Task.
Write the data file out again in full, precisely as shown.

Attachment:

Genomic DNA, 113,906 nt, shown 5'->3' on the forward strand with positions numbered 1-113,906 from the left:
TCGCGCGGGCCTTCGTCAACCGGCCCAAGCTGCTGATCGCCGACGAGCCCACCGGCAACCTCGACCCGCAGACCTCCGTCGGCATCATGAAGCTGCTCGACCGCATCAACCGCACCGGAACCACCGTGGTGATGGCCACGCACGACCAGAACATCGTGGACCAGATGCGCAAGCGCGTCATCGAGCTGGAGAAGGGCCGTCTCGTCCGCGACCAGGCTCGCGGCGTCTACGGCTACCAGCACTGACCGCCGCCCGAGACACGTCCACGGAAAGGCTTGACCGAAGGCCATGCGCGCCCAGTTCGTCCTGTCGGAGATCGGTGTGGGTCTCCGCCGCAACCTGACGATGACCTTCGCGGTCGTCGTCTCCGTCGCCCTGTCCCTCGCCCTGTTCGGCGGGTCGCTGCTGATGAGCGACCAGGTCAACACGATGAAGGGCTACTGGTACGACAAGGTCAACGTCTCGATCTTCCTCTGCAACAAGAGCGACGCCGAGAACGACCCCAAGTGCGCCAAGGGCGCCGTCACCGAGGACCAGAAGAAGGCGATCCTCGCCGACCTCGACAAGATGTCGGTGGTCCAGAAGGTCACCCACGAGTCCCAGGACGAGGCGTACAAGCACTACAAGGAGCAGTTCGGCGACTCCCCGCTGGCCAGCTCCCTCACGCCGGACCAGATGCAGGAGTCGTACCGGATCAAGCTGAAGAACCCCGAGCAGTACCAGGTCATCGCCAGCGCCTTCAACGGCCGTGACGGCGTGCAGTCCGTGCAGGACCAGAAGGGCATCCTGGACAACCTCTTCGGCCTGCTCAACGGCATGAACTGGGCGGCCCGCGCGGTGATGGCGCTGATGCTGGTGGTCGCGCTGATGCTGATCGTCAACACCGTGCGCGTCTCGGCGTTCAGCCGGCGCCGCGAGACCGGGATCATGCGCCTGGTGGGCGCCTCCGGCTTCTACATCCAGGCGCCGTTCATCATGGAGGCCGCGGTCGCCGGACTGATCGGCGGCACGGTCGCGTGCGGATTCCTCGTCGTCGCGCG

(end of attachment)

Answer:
Genomic DNA, 113,906 nt, shown 5'->3' on the forward strand with positions numbered 1-113,906 from the left:
TCGCGCGGGCCTTCGTCAACCGGCCCAAGCTGCTGATCGCCGACGAGCCCACCGGCAACCTCGACCCGCAGACCTCCGTCGGCATCATGAAGCTGCTCGACCGCATCAACCGCACCGGAACCACCGTGGTGATGGCCACGCACGACCAGAACATCGTGGACCAGATGCGCAAGCGCGTCATCGAGCTGGAGAAGGGCCGTCTCGTCCGCGACCAGGCTCGCGGCGTCTACGGCTACCAGCACTGACCGCCGCCCGAGACACGTCCACGGAAAGGCTTGACCGAAGGCCATGCGCGCCCAGTTCGTCCTGTCGGAGATCGGTGTGGGTCTCCGCCGCAACCTGACGATGACCTTCGCGGTCGTCGTCTCCGTCGCCCTGTCCCTCGCCCTGTTCGGCGGGTCGCTGCTGATGAGCGACCAGGTCAACACGATGAAGGGCTACTGGTACGACAAGGTCAACGTCTCGATCTTCCTCTGCAACAAGAGCGACGCCGAGAACGACCCCAAGTGCGCCAAGGGCGCCGTCACCGAGGACCAGAAGAAGGCGATCCTCGCCGACCTCGACAAGATGTCGGTGGTCCAGAAGGTCACCCACGAGTCCCAGGACGAGGCGTACAAGCACTACAAGGAGCAGTTCGGCGACTCCCCGCTGGCCAGCTCCCTCACGCCGGACCAGATGCAGGAGTCGTACCGGATCAAGCTGAAGAACCCCGAGCAGTACCAGGTCATCGCCAGCGCCTTCAACGGCCGTGACGGCGTGCAGTCCGTGCAGGACCAGAAGGGCATCCTGGACAACCTCTTCGGCCTGCTCAACGGCATGAACTGGGCGGCCCGCGCGGTGATGGCGCTGATGCTGGTGGTCGCGCTGATGCTGATCGTCAACACCGTGCGCGTCTCGGCGTTCAGCCGGCGCCGCGAGACCGGGATCATGCGCCTGGTGGGCGCCTCCGGCTTCTACATCCAGGCGCCGTTCATCATGGAGGCCGCGGTCGCCGGACTGATCGGCGGCACGGTCGCGTGCGGATTCCTCGTCGTCGCGCG